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Clin J Am Soc Nephrol. 2014 Sep 5;9(9):1577-85. doi: 10.2215/CJN.12691213. Epub 2014 Aug 8.

Timing of RRT based on the presence of conventional indications.

Author information

1
Intensive Care Units, Division of Anaesthesia and Intensive Care Medicine, Department of Surgery, Helsinki University Central Hospital, Helsinki, Finland; suvi.vaara@helsinki.fi.
2
Department of Intensive Care, North Karelia Central Hospital, Joensuu, Finland;
3
Division of Nephrology, St. Michael's Hospital, Toronto, Ontario, Canada;
4
Division of Critical Care Medicine, Faculty of Medicine and Dentistry, University of Alberta, Edmonton, Alberta, Canada; and.
5
Intensive Care Units, Division of Anaesthesia and Intensive Care Medicine, Department of Surgery, Helsinki University Central Hospital, Helsinki, Finland; Department of Clinical Sciences, University of Helsinki, Helsinki, Finland.

Abstract

BACKGROUND AND OBJECTIVES:

No data on the development of conventional indications for RRT (refractory acidosis, hyperkalemia, uremia, oliguria/anuria, and volume overload) related to timing of RRT exist. The prevalence of conventional indications among critically ill patients on RRT for AKI was evaluated, and patients manifesting indications versus patients without indications were compared in terms of crude and adjusted 90-day mortality.

DESIGN, SETTING, PARTICIPANTS, & MEASUREMENTS:

In this substudy of the Finnish Acute Kidney Injury study conducted in 2011 and 2012 in 17 intensive care units with 2901 patients, patients were classified as pre-emptive (no conventional indications) and classic (one or more indications) RRT recipients. Patients with classic RRT were divided into classic-urgent (RRT initiated ≤ 12 hours from manifesting indications) and classic-delayed (RRT >12 hours from first indication). Additionally, 2450 patients treated without RRT were matched to patients with pre-emptive RRT.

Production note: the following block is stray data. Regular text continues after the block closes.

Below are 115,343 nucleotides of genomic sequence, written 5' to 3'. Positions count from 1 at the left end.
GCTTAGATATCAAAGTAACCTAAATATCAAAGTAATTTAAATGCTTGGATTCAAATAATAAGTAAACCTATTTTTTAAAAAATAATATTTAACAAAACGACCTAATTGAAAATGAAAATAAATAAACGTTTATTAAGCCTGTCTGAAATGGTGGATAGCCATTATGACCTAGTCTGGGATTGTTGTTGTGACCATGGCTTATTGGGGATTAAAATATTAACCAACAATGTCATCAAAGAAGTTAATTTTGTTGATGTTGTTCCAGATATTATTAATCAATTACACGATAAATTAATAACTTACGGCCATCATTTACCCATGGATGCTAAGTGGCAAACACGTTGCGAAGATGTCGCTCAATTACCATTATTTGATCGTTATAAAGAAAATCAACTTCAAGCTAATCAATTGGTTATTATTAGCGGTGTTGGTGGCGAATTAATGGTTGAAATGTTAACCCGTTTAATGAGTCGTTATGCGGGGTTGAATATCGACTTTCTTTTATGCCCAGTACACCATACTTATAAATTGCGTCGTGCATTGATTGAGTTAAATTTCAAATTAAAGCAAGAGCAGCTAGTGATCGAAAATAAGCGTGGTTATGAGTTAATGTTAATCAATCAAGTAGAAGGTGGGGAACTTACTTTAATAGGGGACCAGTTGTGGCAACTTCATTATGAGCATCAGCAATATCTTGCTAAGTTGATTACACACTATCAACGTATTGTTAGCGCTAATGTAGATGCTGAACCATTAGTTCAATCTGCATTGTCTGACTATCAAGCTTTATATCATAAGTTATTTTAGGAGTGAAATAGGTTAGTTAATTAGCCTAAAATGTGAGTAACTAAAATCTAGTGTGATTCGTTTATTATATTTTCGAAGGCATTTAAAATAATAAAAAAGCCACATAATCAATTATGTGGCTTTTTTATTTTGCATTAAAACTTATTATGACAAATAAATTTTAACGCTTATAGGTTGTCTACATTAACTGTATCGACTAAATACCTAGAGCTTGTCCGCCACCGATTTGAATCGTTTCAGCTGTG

RESULTS:

Of 239 patients treated with RRT, 134 (56.1%; 95% confidence interval [95% CI], 49.8% to 62.4%) fulfilled at least one conventional indication before commencing RRT. Crude 90-day mortality of 134 patients with classic RRT was 48.5% (95% CI, 40.0% to 57.0%), and it was 29.5% (95% CI, 20.8% to 38.2%) for the 105 patients with pre-emptive RRT. Classic RRT was associated with a higher risk for mortality (adjusted odds ratio, 2.05; 95% CI, 1.03 to 4.09). Forty-four patients with classic-delayed RRT showed higher crude mortality (68.2%; 95% CI, 54.4% to 82.0%) compared with patients with classic-urgent RRT, and this association persisted after adjustment for known confounders (odds ratio, 3.85; 95% CI, 1.48 to 10.22). Crude 90-day mortality of 67 1:1 matched patients with pre-emptive RRT was 26.9% (95% CI, 6.3% to 37.5%), and it was 49.3% (95% CI, 37.3% to 61.2%; P=0.01) for their non-RRT matches.

CONCLUSIONS:

Patients on RRT after one or more conventional indications had both higher crude and adjusted 90-day mortality compared with patients without conventional indications. These findings require confirmation in an adequately powered, multicenter, randomized controlled trial.

KEYWORDS:

AKI; RRT; critically ill; indications; timing

PMID:
25107952
PMCID:
PMC4152821
DOI:
10.2215/CJN.12691213
[Indexed for MEDLINE]
Free PMC Article

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